Spaghetti Squash

SKU: 0317
$3.95 to $12.08

Item Details

This historic variety originated in Japan and was introduced to the United States by the mid-1930s by seedsmen such as Henry A. Dreer of Philadelphia. Plants bear cream-colored, cylindrical shaped fruits filled with spaghetti-like strands of delicately flavored flesh.

  • Conventional

Growing Instructions

Instructions - Sow seeds outdoors in 12" diameter hills after danger of frost has passed. Hills should be spaced 6' apart in all directions. Can also be started indoors 3 weeks before transplanting out.

  • Direct Seed: 1" Deep
  • Seeds to Hill: 6-8 Seeds
  • Thin: To 3-4 Plants
  • Light: Full Sun

Ratings & Reviews

4 reviews

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an all time favorite tried it once for my son now he has me grow them every year.

if you can't get the label right?


when I type in heirloom garden seeds I expect the page to state these are heirloom seeds. a pic of the package stating heirloom. But no. not done by mistake.

All of our seeds are open-pollenated, which is considered "heirloom" to most of the industry. Our definition of Heirloom goes beyond just being open-pollenated. "Seed Savers Exchange identifies heirlooms by verifying and documenting the generational history of preserving and passing on the seed, emphasizing the seed’s tie to a specific group of people. (Varieties introduced to the U.S. seed trade before 1950, meanwhile, are labeled as “historic” at Seed Savers Exchange.)" That being said, we do appreciate your input and hope that you will continue to share your thoughts with us.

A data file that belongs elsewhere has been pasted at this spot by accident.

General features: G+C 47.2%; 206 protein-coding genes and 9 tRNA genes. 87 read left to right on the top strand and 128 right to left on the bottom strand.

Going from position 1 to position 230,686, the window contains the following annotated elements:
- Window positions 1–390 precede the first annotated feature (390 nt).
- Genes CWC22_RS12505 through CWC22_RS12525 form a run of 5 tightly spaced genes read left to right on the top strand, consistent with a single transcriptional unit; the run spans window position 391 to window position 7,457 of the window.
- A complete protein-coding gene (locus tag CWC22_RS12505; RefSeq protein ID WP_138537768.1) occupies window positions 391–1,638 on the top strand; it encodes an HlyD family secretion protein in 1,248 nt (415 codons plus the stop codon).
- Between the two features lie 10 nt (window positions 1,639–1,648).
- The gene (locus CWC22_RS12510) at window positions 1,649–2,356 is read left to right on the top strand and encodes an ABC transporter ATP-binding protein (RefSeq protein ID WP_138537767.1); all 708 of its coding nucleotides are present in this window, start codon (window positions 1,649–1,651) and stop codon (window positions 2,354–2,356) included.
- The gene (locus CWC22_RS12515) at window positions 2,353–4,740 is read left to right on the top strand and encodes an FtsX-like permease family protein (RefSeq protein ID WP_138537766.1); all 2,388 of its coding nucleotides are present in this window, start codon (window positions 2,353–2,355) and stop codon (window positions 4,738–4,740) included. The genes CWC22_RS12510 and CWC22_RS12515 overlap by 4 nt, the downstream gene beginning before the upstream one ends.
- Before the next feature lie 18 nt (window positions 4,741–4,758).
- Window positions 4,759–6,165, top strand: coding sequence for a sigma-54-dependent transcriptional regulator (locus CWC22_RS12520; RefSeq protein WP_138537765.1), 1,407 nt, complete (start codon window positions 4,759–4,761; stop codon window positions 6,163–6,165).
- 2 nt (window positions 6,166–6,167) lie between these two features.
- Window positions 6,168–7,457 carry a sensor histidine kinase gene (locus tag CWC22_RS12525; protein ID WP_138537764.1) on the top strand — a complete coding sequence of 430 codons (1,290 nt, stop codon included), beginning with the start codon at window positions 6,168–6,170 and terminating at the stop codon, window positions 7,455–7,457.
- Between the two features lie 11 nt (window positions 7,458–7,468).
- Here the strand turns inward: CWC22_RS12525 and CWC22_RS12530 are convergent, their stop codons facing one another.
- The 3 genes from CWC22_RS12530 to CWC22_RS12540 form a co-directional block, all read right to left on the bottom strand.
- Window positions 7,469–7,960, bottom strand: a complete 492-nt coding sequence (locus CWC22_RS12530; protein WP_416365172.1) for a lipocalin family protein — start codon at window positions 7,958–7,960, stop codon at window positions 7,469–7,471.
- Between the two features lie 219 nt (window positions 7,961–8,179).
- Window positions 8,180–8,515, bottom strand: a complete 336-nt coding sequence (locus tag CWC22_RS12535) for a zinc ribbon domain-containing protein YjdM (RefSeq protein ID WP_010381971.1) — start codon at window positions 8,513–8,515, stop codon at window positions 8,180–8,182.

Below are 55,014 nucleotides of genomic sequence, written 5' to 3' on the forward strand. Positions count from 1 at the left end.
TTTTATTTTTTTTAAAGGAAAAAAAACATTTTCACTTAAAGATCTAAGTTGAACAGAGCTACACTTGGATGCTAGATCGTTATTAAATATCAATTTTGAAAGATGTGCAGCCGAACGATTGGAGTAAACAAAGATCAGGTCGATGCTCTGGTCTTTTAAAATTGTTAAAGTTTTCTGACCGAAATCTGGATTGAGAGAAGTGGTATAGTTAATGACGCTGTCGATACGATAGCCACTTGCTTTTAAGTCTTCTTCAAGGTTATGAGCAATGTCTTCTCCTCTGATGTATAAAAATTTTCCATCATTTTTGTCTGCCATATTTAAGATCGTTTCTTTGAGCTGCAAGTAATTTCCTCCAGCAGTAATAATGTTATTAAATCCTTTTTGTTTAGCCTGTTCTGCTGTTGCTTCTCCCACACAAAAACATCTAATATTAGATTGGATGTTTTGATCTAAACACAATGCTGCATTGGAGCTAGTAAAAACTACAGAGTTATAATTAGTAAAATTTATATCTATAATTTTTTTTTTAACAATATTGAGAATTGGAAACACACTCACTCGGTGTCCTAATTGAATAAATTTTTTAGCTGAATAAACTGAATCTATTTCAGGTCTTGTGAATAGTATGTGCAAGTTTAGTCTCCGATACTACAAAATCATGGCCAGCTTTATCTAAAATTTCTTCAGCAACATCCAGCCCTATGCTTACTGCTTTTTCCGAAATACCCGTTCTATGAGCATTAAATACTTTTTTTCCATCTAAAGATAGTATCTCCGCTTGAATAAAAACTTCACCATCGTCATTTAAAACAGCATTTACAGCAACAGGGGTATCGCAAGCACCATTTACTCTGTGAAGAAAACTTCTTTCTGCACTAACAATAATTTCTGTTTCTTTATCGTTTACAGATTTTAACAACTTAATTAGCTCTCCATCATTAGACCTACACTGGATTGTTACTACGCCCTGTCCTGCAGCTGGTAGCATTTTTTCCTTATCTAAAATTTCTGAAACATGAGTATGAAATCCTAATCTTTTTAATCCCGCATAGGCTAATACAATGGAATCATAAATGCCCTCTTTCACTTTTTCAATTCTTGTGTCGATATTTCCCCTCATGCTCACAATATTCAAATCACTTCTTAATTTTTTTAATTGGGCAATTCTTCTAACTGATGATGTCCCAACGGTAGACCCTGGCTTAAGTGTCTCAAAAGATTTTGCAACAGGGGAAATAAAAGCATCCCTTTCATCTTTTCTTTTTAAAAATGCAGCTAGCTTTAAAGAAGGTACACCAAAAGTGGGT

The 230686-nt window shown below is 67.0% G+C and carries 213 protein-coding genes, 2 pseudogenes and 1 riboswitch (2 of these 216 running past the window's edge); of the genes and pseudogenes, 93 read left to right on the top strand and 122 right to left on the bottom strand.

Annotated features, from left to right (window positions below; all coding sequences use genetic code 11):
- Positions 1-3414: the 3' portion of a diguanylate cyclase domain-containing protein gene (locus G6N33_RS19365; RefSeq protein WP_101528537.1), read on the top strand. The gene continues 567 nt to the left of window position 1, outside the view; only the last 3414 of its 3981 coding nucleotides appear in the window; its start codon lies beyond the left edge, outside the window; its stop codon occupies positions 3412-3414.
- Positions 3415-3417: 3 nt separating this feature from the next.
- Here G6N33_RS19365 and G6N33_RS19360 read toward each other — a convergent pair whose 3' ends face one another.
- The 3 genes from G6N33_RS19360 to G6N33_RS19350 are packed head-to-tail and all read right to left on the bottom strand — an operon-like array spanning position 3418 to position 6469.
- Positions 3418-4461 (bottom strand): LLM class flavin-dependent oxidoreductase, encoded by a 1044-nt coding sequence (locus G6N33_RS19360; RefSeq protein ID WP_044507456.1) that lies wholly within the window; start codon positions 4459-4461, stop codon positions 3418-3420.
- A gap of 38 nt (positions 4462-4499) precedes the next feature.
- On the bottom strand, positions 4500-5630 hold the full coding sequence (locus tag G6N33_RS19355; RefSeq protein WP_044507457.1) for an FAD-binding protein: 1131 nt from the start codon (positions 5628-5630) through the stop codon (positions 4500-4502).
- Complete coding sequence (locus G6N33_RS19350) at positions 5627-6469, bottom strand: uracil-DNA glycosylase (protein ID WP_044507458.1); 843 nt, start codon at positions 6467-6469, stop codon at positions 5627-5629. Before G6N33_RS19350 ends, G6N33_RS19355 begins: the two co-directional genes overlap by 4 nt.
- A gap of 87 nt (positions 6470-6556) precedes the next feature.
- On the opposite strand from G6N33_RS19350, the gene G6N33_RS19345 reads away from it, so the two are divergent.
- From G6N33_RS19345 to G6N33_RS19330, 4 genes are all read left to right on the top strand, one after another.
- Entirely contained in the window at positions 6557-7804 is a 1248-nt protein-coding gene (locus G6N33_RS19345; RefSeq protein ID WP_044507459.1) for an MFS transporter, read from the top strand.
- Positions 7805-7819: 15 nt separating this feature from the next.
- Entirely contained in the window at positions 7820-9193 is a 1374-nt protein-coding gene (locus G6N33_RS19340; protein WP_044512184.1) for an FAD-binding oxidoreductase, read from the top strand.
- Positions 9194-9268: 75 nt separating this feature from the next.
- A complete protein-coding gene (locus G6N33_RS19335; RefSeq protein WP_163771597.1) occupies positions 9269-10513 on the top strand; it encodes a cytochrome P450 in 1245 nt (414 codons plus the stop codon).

Tried out this variety in Summer 2021, my first time growing any winter squash variety, and it turned out well! They also stored very well--I just finished my last one in Fall 2022. Will be growing these again in 2023.

A favorite


Grown on cattle panel trellis second year from seeds hand pollinated and saved. Wonderful roasted in oven with nutty texture without need for much more than a bit of salt. Did well in Midwest summer drought conditions. I allowed only 6-9 female flowers to mature and ate the others stuffed. Burned vine/leaves at end of season to destroy any overwintering eggs.